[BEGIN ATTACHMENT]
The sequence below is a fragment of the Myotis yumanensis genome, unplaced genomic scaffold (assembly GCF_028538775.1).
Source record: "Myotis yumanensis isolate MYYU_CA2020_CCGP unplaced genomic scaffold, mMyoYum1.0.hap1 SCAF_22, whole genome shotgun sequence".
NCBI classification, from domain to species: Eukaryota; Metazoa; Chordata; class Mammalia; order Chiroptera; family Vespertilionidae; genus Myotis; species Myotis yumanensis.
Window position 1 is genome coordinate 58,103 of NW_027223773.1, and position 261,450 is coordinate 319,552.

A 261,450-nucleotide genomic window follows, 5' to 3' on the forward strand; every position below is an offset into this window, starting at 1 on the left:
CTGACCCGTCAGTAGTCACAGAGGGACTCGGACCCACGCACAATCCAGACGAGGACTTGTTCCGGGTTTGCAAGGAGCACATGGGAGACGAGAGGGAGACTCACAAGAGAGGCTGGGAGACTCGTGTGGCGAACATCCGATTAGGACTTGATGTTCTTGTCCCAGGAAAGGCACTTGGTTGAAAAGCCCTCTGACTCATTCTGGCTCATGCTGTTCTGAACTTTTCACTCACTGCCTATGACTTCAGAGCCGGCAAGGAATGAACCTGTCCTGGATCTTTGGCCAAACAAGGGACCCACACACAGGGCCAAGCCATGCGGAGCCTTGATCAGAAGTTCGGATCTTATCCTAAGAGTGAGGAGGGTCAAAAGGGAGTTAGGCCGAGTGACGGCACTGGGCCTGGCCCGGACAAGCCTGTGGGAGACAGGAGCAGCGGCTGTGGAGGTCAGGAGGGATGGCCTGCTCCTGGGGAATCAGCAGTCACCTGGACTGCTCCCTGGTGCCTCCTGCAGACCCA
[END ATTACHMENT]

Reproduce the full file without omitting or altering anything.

The sequence below is a fragment of the Myotis yumanensis genome, unplaced genomic scaffold (assembly GCF_028538775.1).
Source record: "Myotis yumanensis isolate MYYU_CA2020_CCGP unplaced genomic scaffold, mMyoYum1.0.hap1 SCAF_22, whole genome shotgun sequence".
NCBI classification, from domain to species: Eukaryota; Metazoa; Chordata; class Mammalia; order Chiroptera; family Vespertilionidae; genus Myotis; species Myotis yumanensis.
Window position 1 is genome coordinate 58,103 of NW_027223773.1, and position 261,450 is coordinate 319,552.

A 261,450-nucleotide genomic window follows, 5' to 3' on the forward strand; every position below is an offset into this window, starting at 1 on the left:
CTGACCCGTCAGTAGTCACAGAGGGACTCGGACCCACGCACAATCCAGACGAGGACTTGTTCCGGGTTTGCAAGGAGCACATGGGAGACGAGAGGGAGACTCACAAGAGAGGCTGGGAGACTCGTGTGGCGAACATCCGATTAGGACTTGATGTTCTTGTCCCAGGAAAGGCACTTGGTTGAAAAGCCCTCTGACTCATTCTGGCTCATGCTGTTCTGAACTTTTCACTCACTGCCTATGACTTCAGAGCCGGCAAGGAATGAACCTGTCCTGGATCTTTGGCCAAACAAGGGACCCACACACAGGGCCAAGCCATGCGGAGCCTTGATCAGAAGTTCGGATCTTATCCTAAGAGTGAGGAGGGTCAAAAGGGAGTTAGGCCGAGTGACGGCACTGGGCCTGGCCCGGACAAGCCTGTGGGAGACAGGAGCAGCGGCTGTGGAGGTCAGGAGGGATGGCCTGCTCCTGGGGAATCAGCAGTCACCTGGACTGCTCCCTGGTGCCTCCTGCAGACCCA